Cookstown housing market crisis report: gloom until 2020 at earliest

Property for sale in an estate agent's window in South London, Tuesday Aug 29, 2006. London has become the most expensive city in the world for

Property for sale in an estate agent's window in South London, Tuesday Aug 29, 2006. London has become the most expensive city in the world for "Up market" housing reaching 3000 pounds (US$ 5700) per square foot beating New York into second place by 300 pounds (US$570) per square foot. (AP Photo/Sang Tan)

By Anthony Quinn

A NEW report lifting the lid on the crisis in Cookstown’s housing market has revealed that prices may not return to normal until 2020 at 
the earliest.

Among the alarming findings unveiled by the Housing Executive is the fact that 3,576 households in the Cookstown District are currently unable to afford a house, in spite of a dramatic drop in prices.

The Mid Ulster Housing Market Analysis, which was undertaken by the HE to understand local market trends and identify future imbalances, shows that an entire generation of local families risks being locked out of home ownership because of the decline in the economy and cuts to the public sector.

In fact, constrained mortgage lending and the declining economy mean that 55 percent of Cookstown District couples under 40 are unable to afford their own home, a much higher figure than the Northern Ireland average of 43.7.

In addition, 32% of Cookstown households are unable to afford the average rent of a typical two-bedroom dwelling in the private sector, which is again higher than the Northern Ireland average.

The report found that the level of vacant properties in the Mid Ulster area has been consistently above the Northern Ireland average for the past decade, particularly in the rural areas.

Figures show that there are 5580 empty properties in the local area, which represents 11% of the housing stock.

The report authors also predict a rise in the number of households in housing stress, and offer a gloomy forecast for the next number of years. It said that a large number of home-owners will be trapped in negative equity for the foreseeable future.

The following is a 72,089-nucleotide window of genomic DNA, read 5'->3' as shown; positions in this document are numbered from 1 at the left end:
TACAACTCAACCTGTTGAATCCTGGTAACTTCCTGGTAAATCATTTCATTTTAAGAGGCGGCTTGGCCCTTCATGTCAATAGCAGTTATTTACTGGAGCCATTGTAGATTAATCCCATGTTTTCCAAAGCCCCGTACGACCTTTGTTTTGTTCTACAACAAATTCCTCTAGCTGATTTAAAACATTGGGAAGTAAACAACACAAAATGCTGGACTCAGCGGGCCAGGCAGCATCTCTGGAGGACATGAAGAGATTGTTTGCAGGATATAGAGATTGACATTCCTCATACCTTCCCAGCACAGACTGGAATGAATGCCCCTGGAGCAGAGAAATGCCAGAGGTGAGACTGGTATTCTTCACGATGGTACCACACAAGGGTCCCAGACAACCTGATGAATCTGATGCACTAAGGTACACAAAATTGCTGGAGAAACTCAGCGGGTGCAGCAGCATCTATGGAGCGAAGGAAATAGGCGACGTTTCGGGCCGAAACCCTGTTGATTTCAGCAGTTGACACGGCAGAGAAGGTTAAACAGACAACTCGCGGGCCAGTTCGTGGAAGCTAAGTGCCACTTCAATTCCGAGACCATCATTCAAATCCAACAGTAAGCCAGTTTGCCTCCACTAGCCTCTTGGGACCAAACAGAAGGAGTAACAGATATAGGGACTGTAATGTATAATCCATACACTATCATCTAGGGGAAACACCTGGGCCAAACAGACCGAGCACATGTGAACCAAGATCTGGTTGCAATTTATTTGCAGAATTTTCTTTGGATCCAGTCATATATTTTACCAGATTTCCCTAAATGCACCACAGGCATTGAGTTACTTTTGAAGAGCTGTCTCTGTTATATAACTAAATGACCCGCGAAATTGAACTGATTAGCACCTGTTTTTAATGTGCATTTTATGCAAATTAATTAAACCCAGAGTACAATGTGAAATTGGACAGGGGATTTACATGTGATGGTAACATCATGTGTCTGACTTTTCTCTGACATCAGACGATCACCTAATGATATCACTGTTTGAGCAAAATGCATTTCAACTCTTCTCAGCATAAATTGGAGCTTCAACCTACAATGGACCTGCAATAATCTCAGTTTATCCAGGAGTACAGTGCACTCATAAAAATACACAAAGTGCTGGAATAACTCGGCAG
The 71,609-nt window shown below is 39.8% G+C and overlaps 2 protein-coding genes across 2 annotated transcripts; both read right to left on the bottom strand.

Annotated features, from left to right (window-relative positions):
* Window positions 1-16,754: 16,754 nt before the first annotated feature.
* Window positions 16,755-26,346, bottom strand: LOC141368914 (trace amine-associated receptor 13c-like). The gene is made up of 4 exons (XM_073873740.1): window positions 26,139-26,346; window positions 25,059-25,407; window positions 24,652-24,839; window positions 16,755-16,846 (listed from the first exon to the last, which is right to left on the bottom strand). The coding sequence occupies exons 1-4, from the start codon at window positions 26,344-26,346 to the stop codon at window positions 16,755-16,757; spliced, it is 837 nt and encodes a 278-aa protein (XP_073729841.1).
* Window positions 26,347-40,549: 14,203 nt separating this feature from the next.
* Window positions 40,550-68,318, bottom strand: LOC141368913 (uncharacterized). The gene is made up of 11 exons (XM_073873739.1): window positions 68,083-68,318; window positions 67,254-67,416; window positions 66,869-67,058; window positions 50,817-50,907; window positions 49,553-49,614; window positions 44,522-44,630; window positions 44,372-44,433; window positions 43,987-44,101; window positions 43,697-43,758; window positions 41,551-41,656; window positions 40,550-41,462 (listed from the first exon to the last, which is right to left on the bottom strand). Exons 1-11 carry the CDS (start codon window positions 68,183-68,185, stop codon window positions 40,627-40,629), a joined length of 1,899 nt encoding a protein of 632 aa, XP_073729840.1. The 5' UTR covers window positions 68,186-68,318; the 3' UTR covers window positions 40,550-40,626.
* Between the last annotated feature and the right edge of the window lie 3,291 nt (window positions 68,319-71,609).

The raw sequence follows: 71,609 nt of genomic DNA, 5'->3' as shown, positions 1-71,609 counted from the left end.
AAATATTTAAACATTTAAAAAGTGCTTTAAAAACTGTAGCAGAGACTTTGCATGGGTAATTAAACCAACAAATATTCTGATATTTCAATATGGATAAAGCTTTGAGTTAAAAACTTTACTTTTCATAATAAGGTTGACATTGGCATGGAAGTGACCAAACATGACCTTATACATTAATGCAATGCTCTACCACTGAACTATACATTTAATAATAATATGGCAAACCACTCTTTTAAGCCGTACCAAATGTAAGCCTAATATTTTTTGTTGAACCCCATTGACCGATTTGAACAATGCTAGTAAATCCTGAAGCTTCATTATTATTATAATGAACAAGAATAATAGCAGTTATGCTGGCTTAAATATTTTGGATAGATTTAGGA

Father of one William Montgomery from Cookstown described how and he is partner were caught in the negative equity trap.

They bought at the peak of the market out of fear that prices would rise beyond what they could afford.

“House prices were rising sharply and we felt that it we didn’t get on the housing ladder we never would”, they said.

Unfortunately the housing market slumped six months after they made their purchase, leaving them trapped in negative equity.

They said the prospect of waiting until 2020 for the market to return to normal was depressing.

“We are seeing houses in our area now selling for considerably less than we paid. It’s gutting, really. Mortgages are still as expensive, if not more so with pay cuts.

“Paying a mortgage is a big financial burden and one that affects the life choices we make.

“However, at the end of the day, it’s our home and a place to live in, rather than an investment.”

According to the authors of the report, the underlying economic conditions required to regenerate the Cookstown housing market are not yet in place and may not be so for a considerable period.

“While the public sector could have a role in stimulating the housing market, this will only have a limited effect due to expenditure cuts applied by government”, they said.

“Indeed job growth in the region is likely to be slow over the next ten years and will restrict future household growth.

“There is consistent demand for social housing within Mid Ulster HMA. The 2011 social housing need assessment identified a five-year need of approximately 217 units for Mid Ulster.

“In addition, it is anticipated that the levels of new applicants and those in housing stress will rise further if the supply of private renting fails to meet affordable demand and if government funding for further new build social housing continues to be constrained.”

The lack of economic recovery in the Mid-Ulster area was blamed upon the area’s exposure to the Republic of Ireland economy and its high share of public sector jobs, and people living on benefits, which are vulnerable to cuts.

“Overall, we judge that the economic conditions required to secure a return to stable but modest real house price growth and to secure sustained expansion in private housing construction are unlikely to reappear in the near future”, said the report.

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